Fruita rejects pot shop

Medical marijuana dispensary applicant Heather Sheley testifies at the Fruita Civic Center in front of the Fruita City Council on Tuesday night.

A bid to open the first medical marijuana center in Fruita was rejected Tuesday night after Police Chief Mark Angelo accused the would-be owner of not being forthcoming about her operation and its financial backers.

The City Council voted 4-2 against issuing a conditional-use permit to Grand Junction resident Heather Sheley, who was seeking to open Next Gen at 1960 U.S. Highway 6&50.

“Medical marijuana is a complicated, evolving issue and we shouldn’t settle for anything less than complete disclosure,” Councilwoman Lori Buck said. “In my mind this has to be a completely transparent process and it hasn’t been.”

Councilwoman Stacey Mascarenas, who made the motion to reject the permit, said the business would not meet the needs and desires of the neighborhood, which is one of the requirements of an ordinance regulating the medical marijuana industry passed by the City Council last November. Council members Bruce Bonar and Mel Mulder disagreed with Mascarenas, prompting them to cast dissenting votes.

Most council members’ concerns, however, focused on what they believed was a lack of personal and business information provided by Sheley.

Angelo told council members that Sheley, an employee of the business and Sheley’s mother, who provided $9,000 to help fund the business, consented to background checks. State law requires medical marijuana center owners and employees to undergo background checks.

In addition to the money from her mother, Angelo said Sheley told her she planned to use her and her husband Bruce’s $7,500 joint tax refund to help subsidize the business. Bruce Sheley, though, refused to submit to a background check.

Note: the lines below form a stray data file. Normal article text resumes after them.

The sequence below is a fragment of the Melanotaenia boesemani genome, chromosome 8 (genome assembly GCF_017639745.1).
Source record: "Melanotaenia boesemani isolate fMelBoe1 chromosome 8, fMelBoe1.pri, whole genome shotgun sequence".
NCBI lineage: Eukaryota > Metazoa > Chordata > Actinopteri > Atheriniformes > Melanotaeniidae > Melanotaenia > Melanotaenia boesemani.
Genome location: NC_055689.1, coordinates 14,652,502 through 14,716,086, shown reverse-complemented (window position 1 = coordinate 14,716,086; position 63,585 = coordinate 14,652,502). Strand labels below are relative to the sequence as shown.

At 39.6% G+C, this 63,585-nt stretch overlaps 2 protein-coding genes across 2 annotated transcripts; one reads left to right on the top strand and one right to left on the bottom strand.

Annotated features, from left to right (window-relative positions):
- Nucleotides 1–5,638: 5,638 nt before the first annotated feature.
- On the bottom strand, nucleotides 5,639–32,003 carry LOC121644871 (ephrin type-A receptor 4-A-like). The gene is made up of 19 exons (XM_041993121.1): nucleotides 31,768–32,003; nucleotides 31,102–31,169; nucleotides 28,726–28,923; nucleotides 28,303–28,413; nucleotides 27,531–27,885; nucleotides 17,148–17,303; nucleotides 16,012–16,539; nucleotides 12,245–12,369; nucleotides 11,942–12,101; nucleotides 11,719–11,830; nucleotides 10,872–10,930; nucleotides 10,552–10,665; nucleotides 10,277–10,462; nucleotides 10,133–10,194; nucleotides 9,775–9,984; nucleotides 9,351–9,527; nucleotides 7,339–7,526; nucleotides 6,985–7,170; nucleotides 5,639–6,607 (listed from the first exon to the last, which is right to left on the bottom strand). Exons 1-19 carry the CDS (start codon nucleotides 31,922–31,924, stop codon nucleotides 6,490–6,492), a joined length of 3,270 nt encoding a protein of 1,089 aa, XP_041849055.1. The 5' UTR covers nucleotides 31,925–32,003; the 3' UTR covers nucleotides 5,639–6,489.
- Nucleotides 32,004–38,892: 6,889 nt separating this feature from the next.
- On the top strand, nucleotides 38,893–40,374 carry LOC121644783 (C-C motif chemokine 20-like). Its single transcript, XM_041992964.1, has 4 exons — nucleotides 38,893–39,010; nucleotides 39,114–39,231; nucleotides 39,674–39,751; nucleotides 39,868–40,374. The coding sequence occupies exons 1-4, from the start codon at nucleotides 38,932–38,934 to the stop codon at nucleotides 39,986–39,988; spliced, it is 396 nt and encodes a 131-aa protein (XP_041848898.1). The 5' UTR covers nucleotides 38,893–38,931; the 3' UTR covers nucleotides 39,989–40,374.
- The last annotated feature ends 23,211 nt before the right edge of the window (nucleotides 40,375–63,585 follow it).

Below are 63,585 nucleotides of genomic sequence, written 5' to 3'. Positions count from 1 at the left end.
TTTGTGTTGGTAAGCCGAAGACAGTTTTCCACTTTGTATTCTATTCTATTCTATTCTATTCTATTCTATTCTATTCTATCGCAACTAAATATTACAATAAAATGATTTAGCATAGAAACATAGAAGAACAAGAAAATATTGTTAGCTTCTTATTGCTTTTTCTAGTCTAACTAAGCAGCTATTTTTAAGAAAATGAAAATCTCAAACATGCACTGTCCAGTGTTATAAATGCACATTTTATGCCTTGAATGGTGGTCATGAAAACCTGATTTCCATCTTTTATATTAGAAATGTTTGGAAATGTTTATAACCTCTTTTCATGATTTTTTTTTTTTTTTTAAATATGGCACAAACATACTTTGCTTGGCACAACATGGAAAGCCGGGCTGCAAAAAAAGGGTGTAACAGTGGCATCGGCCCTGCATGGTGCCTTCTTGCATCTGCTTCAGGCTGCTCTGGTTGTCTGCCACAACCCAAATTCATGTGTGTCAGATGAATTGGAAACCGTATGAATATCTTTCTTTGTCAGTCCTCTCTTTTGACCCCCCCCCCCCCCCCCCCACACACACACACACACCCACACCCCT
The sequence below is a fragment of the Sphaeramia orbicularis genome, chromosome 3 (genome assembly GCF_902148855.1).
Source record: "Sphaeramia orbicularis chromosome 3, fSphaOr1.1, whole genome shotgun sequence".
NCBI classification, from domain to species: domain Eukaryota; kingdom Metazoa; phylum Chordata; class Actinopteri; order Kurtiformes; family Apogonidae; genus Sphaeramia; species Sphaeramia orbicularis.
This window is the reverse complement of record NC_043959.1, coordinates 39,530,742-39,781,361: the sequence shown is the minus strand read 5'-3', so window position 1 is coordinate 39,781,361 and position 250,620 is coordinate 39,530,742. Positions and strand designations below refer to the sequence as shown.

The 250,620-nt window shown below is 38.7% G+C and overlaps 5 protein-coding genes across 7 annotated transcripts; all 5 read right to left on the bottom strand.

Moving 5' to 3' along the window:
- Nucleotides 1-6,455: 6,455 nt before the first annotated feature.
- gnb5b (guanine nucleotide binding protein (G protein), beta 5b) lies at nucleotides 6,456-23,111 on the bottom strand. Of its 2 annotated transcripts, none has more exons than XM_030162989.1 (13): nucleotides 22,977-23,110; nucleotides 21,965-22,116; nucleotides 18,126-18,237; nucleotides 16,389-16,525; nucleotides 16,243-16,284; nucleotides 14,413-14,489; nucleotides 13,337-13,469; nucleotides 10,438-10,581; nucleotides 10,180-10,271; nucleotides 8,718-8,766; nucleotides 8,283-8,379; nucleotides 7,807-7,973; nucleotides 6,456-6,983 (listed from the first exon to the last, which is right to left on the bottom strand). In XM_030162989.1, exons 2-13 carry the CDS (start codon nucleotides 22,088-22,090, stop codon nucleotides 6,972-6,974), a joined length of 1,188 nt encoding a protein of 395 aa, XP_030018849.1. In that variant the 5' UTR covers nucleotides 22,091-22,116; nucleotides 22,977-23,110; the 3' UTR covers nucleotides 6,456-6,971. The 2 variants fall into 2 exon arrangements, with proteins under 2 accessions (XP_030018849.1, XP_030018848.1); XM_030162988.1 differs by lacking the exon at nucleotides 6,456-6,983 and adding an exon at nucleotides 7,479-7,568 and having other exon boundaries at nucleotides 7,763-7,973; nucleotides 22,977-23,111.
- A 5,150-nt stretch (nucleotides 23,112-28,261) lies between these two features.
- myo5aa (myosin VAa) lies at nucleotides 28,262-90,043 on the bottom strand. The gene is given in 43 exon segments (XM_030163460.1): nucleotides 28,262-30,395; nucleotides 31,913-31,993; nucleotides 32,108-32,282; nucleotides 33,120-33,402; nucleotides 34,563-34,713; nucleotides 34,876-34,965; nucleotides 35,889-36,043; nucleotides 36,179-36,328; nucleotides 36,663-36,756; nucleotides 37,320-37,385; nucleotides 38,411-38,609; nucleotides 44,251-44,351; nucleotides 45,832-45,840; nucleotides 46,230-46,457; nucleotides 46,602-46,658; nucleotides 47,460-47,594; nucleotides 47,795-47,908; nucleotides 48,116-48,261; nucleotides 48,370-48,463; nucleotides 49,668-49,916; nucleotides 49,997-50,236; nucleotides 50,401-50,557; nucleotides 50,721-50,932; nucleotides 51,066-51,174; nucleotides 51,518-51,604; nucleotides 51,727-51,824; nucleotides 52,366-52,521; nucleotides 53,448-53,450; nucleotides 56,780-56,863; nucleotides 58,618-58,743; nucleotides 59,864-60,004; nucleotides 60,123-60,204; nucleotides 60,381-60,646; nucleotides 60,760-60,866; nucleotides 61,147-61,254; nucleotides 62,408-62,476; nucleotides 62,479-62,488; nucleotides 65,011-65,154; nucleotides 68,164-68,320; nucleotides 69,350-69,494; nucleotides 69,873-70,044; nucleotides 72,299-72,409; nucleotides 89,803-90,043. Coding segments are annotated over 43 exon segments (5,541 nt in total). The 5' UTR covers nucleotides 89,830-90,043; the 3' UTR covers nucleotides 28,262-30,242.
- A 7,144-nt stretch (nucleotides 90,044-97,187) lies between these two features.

Angelo also indicated that he had information that Sheley, her employee or both were illegally growing marijuana and that Sheley failed to answer him when he asked her about it.

“It’s been difficult getting information in a timely fashion, to get complete information in a timely fashion,” Angelo said.

Sheley, however, contended her husband wasn’t obligated to undergo a background check because he’s not an owner or employee of the business. And she said she felt threatened by Angelo, claiming that in a phone call last month Angelo accused her of lying to him and told her she had one chance to come clean with him or “the Grand Junction Police Department will come to my door.”

Sheley said Next Gen hasn’t begun to grow any medical marijuana and that she hasn’t violated any laws.

“I have no qualms with complying with lawful, reasonable requests,” she said.

Roughly 30 people sat in on the nearly three-hour hearing, and all who spoke outside of Sheley and her attorney, Aaron Norris, were opposed to the opening of the medical marijuana center.

Greg Smith, owner of Twin Crossings Unique Furniture, 1956 U.S. 6&50, argued Next Gen could harm his business.

“I have put thousands of dollars into my property. I don’t need to have it brought down by another business,” he said.

Several residents said the advent of the medical marijuana industry has further exposed young people to the drug. One woman argued children are being led to believe “marijuana is like vitamins.”

The Fruita City Council’s decision came one night after the Grand Junction City Council voted to ban medical marijuana centers within city limits by Jan. 1. Should Mesa County voters decide in November to follow suit and prohibit such businesses from operating within unincorporated areas of the county, it’s conceivable that the only medical marijuana center operating in the Grand Valley for the foreseeable future would be located in Palisade.


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